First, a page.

The Balkans has already presented China with one sizeable gain – stealth fighter technology garnered from the wreckage of a US plane shot down over Serbia during Nato’s 1999 bombing campaign. The benefits it seeks to derive from its new regional focus, however, are somewhat harder to decipher.
The remnants of the former Yugoslavia were long deemed too insignificant for Chinese-supported infrastructure projects. Yet when viewed through the prism of China’s ‘One Belt, One Road’ – a 21st century silk road linking it to the heart of Europe – the region’s historical geographical significance takes on contemporary relevance. Improved transport and energy infrastructure will, however, come at the expense of ever more hollow states, prone to ignoring a common EU stance with China.
During a December 2014 summit in Belgrade – under the motto ‘New Engine, New Power, New Platform’ – China committed to establish a $3bn investment fund for Central and Eastern Europe. The resources would be distributed “through public-private partnerships and leasing arrangements”, according to China’s prime minister, Li Keqiang. A year earlier, China had announced a $10bn credit line to support Chinese investment in CEE, plus a secretariat to facilitate cooperation and a commitment to double trade.
Serbia has been one of the main beneficiaries of China’s new-found enthusiasm. The Sino-Serbian Friendship Bridge across the Danube in Belgrade opened in 2014. Favourably-funded by the Export Import Bank of China and built by the China Road and Bridge Corporation (CRBC), some 7,000 Chinese workers helped fulfill the $260mn project.
China has also supported the revitalization of the Kostolac thermal power plant, and signed an agreement for a Belgrade-Budapest high-speed railway. China will also finance and help construct a section of the Corridor 11 highway from Belgrade to the port of Bar in Montenegro.
Chinese transport investments will eventually criss-cross the entire region, connecting ports, capitals and vital economic hubs. China provided €574mn of credit to Macedonia for two stretches of highway, one of which will integrate important economic areas into Corridor 10 (from Austria to Greece). Highways linking Albania's capital Tirana with western Macedonia, and Albania with Montenegro have also received Chinese support. Proposed high-speed rail connections would ultimately run from Budapest to the Greek port of Piraeus, whilst the vision for a “Maritime Silk Road” has attracted interest from the Croatian port of Rijeka.
China has also been pursuing stakes in the strategically vital energy sector. It was recently announced that China's Geo-Jade Petroleum had secured oil exploration and production rights in Albania from Canada’s Banker’s Petroleum for $442.34m. Banker’s Petroleum – the largest foreign company in Albania – had exploited the oilfields of Patos-Marinze and Kucova for over a decade.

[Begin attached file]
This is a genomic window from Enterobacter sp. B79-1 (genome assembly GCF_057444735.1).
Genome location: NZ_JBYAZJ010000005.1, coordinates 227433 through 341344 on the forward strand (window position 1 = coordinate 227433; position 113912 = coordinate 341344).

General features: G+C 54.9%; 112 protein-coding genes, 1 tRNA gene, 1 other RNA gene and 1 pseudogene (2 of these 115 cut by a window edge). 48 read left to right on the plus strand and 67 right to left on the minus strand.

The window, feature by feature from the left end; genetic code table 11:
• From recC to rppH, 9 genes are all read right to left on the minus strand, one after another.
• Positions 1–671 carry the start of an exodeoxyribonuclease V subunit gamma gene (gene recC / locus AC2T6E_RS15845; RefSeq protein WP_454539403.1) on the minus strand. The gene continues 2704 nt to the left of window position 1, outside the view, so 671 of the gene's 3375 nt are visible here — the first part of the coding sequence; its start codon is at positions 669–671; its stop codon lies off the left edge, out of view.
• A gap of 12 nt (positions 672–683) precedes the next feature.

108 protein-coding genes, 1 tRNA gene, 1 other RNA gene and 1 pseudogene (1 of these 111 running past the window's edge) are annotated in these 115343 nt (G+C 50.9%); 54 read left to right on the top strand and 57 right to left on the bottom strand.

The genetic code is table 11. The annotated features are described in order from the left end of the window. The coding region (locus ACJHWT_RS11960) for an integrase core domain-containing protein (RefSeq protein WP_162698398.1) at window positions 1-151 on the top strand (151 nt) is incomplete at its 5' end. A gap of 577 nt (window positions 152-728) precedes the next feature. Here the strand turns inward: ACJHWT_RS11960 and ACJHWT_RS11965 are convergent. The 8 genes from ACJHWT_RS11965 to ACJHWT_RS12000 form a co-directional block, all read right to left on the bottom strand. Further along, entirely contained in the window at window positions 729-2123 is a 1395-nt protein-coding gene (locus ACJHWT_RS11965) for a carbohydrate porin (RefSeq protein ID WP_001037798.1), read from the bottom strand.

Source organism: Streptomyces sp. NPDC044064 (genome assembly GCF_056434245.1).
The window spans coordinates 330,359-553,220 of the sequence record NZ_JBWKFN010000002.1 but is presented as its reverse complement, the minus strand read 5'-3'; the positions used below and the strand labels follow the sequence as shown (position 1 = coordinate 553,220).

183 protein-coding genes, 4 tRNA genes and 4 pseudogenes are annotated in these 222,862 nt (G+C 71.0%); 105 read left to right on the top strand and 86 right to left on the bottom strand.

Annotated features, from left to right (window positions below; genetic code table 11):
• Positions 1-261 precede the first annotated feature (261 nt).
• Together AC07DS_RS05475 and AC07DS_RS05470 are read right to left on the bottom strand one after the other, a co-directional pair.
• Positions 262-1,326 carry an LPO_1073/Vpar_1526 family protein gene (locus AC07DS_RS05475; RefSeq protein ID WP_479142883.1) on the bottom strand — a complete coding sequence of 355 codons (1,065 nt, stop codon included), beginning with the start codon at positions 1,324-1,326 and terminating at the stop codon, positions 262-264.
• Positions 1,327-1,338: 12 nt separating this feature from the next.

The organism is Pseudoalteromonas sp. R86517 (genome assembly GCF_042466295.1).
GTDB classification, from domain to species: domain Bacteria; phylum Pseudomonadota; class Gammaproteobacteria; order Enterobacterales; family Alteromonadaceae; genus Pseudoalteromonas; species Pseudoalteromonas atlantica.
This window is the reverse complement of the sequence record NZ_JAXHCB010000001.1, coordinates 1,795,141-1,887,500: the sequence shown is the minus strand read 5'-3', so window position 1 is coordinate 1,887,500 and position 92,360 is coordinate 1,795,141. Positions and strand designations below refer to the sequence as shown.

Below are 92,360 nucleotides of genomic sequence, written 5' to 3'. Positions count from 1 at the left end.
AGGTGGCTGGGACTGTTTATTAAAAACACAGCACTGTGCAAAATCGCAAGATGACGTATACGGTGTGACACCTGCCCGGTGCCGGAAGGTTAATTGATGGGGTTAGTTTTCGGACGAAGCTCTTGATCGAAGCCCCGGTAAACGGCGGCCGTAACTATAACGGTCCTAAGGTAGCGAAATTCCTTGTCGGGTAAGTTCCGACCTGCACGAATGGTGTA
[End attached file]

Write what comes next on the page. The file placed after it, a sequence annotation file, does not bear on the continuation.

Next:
A Chinese consortium was previously named preferred bidder to construct a coal-fired power generation unit in Tuzla, Bosnia & Herzegovina. Worth €785.6m, the deal is one of the largest investments in the country’s energy infrastructure. Various hydroelectric power projects in Macedonia have also been planned, albeit delayed.
Such infrastructure investments are highly-profitable, both from a development financing and state-owned enterprise perspective. Chinese firms, materials and labour are integral part of the deals for Chinese-funded contracts. Furthermore, new Chinese manufacturing plants in the region allow Chinese firms to access free trade areas and evade anti-dumping regulations, whilst allies in the EU help stem broader criticism of human rights violations and other foreign policy misdemeanours.
The tender and procurement procedures involved, however, have prompted concerns about the further hollowing out of state institutions and their processes, especially in terms of accountability and transparency. Whilst lapse business regulations and low salaries may act as an additional incentive in the short term, each will be expected to improve as countries advance towards the EU.
In May 2014, a three-firm consortium was awarded by the Serbian government a $75mn contract for a section of Corridor 11, despite only one of the companies actually having any road-building experience. No public tender was involved. The two companies without highway building experience – Nukleus and Inkop (managed by Zvonko Veselinovic, who has admitted to being involved in erecting barricades in north Kosovo in 2011) – did, however, have strong connections with the ruling coalition led by Prime Minister Aleksandar Vucic.
Whilst transport investments will complement EU efforts to enhance regional connectivity, the associated hollowing out of tendering and procurement procedures bodes ill for a region grappling with networks of corruption and patronage. The EU should encourage CEE countries not to be overly swayed by the offers of cheap cash, but to insist on the same rigorous standards of accountability and transparency that other sources of financing (such as the European Bank for Reconstruction and Development) demand. The examples to date suggest that the Chinese temptation may be a little too hard to resist.
With Europe’s influence in the region continuing to dwindle, the rise of China and the Chinese model of investment will invariably become a template for other countries eager to establish a foothold in the region.